As with so many things, my tagging is all about me. Most often it is to help me find a book in my library. You know, if you have read a book about say...pirates...and you can not quite remember the name because, of course, you have read so, so many pirate books, you go to your tag list, click on pirates and there are all your pirate books. But then maybe you need to cut the list further, so you look for books tagged pirate and South Seas. Because there are so many pirate books as I mentioned.

Also, in my never ending quest to keep my books straight, I use tagging to help me locate a book. For example, library books, the few that I take out, are tagged as such, so I don't spent hours looking for one in my house that is no longer here. The same with books I have Mooched out or have left me in some other ways. Including industrial accidents or being eaten by dogs.
Yes, eaten by dogs. That happen twice.

It is also fun to look at how other people have tagged a book that you have or are thinking of acquiring. Sometimes you can get a very interesting idea of how other see a book by how they tag it and how big or small the tags are. Because if you use LT, I am sure you know that on the book main page, where the tags others have used are listed, the larger the font of the tag, the more common it is. I think it can give you a real feel for a book. Take, for example, The Moonstone by Wilkie Collins. Very mystery, very British, very classic, quite Victorian...not so much romance, not so much a thriller but still a bit.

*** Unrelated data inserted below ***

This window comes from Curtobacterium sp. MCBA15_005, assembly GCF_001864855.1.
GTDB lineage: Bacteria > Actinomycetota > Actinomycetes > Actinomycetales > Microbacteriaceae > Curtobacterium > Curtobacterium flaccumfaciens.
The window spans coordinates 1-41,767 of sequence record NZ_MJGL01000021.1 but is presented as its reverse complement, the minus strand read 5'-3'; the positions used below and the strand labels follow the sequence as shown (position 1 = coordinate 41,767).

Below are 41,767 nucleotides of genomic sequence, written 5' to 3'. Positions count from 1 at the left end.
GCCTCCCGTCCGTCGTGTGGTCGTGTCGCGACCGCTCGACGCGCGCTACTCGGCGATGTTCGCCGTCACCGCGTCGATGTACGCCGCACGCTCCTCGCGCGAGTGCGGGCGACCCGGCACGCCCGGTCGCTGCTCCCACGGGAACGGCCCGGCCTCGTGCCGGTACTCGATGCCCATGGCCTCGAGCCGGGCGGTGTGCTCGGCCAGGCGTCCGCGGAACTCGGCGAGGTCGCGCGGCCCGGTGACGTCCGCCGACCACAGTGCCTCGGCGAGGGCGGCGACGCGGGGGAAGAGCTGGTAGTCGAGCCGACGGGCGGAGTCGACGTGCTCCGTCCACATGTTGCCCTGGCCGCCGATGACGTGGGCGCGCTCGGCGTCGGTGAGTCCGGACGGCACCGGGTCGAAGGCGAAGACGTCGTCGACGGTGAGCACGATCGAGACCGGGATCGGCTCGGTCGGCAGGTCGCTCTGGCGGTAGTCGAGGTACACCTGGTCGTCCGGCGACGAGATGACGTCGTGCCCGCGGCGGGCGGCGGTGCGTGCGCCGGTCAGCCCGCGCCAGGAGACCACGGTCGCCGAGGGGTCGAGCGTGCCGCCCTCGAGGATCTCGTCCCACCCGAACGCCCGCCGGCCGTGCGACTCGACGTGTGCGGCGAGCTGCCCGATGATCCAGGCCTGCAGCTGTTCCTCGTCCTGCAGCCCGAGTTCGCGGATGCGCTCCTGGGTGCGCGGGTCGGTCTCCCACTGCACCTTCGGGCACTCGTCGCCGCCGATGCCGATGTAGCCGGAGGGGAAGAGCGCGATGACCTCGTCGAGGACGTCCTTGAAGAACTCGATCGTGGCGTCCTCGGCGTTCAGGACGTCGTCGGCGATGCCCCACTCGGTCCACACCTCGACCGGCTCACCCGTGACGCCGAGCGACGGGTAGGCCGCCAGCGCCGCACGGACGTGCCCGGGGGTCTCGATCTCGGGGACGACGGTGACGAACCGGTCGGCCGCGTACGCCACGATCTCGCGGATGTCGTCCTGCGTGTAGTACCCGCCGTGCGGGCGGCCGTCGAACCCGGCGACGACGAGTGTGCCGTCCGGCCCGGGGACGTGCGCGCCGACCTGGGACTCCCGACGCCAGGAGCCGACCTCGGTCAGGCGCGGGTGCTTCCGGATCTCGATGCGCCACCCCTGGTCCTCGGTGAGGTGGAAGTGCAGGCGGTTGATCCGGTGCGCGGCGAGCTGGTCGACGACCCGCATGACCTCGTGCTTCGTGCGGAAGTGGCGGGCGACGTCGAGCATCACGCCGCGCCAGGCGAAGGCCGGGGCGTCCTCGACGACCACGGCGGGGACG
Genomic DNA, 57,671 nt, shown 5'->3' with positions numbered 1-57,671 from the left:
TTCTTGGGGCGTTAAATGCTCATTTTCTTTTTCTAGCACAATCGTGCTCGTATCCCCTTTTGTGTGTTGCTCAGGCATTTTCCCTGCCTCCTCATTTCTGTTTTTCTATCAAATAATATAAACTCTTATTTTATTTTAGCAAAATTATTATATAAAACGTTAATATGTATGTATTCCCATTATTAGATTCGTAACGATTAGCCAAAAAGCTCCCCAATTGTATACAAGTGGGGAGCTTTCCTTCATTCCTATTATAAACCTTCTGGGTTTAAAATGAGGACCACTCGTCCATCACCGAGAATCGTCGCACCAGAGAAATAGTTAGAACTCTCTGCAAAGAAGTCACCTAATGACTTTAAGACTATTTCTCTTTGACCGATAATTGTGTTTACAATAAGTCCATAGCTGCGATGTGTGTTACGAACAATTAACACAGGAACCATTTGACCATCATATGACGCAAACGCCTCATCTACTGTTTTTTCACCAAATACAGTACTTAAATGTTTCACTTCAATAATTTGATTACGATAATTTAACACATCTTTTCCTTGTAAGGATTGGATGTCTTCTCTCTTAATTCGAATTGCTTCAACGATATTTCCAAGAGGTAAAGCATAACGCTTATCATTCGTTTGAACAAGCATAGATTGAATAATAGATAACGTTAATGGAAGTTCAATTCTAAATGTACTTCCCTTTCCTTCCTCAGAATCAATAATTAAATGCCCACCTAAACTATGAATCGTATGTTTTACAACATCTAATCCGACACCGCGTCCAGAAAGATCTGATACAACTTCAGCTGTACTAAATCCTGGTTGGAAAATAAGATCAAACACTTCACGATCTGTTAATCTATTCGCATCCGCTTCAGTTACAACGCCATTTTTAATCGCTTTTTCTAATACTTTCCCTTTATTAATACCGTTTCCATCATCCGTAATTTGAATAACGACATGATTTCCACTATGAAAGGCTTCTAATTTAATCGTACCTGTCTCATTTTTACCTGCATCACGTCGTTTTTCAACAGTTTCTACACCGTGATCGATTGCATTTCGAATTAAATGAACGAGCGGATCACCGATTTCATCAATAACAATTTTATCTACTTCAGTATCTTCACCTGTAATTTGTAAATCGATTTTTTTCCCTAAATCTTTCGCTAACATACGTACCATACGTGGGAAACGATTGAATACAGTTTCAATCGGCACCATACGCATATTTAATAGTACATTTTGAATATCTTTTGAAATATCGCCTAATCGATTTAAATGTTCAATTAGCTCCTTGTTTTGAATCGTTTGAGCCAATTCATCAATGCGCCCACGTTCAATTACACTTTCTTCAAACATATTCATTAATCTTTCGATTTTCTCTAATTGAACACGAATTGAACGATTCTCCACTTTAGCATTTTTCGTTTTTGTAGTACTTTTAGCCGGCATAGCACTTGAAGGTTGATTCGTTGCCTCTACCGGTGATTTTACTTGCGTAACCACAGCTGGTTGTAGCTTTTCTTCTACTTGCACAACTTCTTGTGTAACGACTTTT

Then, you can also click on one of those tags and see what are the most commons books with that tag. The most commonly tagged with 'mystery' as an example? Brace yourselves....don't say it...oh no....The DaVinci Code.
Just goes to show that just because you like a certain type of book, you have to take some tagging with a grain of salt.

And then, there are the odd tags. You look at the tag on some books and you see something very odd and it is amusing to try and figure out what the owner could have meant. You have to think it has some meaning to them but sometimes is it impossible to know what.

And while you are there, you can see related Tagmashes, and books recently tagged with that tag and related tags and who has the most books with that tag. So taking 'Victorian' as another example, you can see the member 'meburste' has 967 books with that tag (of a total of 6902 books!!wow),there are 68 books tagged "England, historical fiction, Victorian" and then you can get that list and start looking at each of them and before you know it, lunch time is here and you are still in you PJs.

Library Thing...a wonderful way to waste a lot of time! you think they are looking for a new slogan?

And now for your weekly doggie picture.
Gosh, I think I am out of really cute Bandit pics at the moment. What to do, what to do?? Well, here is an oldie, his very first picture when he was just a baby Bandit, not the big boy, relatively speaking, he is now. Sooo cute.....

...and another of the Miramichi River, NB Canada, the home of the Tiny Fish.

Monday, July 13, 2009

Beauty Is Only Cover Deep...Sometimes

Gosh, I was all set to post this earlier, but I came home from work this morning and fell asleep with my laptop on my lap. Guess I need a nap. But now, from Just One More Page
Today’s MUSING MONDAYS post is about book covers…

We all know the old adage about not judging a book by it’s cover, but just how much sway does a book cover have when it comes to your choice of book – whether buying or borrowing? Are there any books you’ve bought based on the cover alone?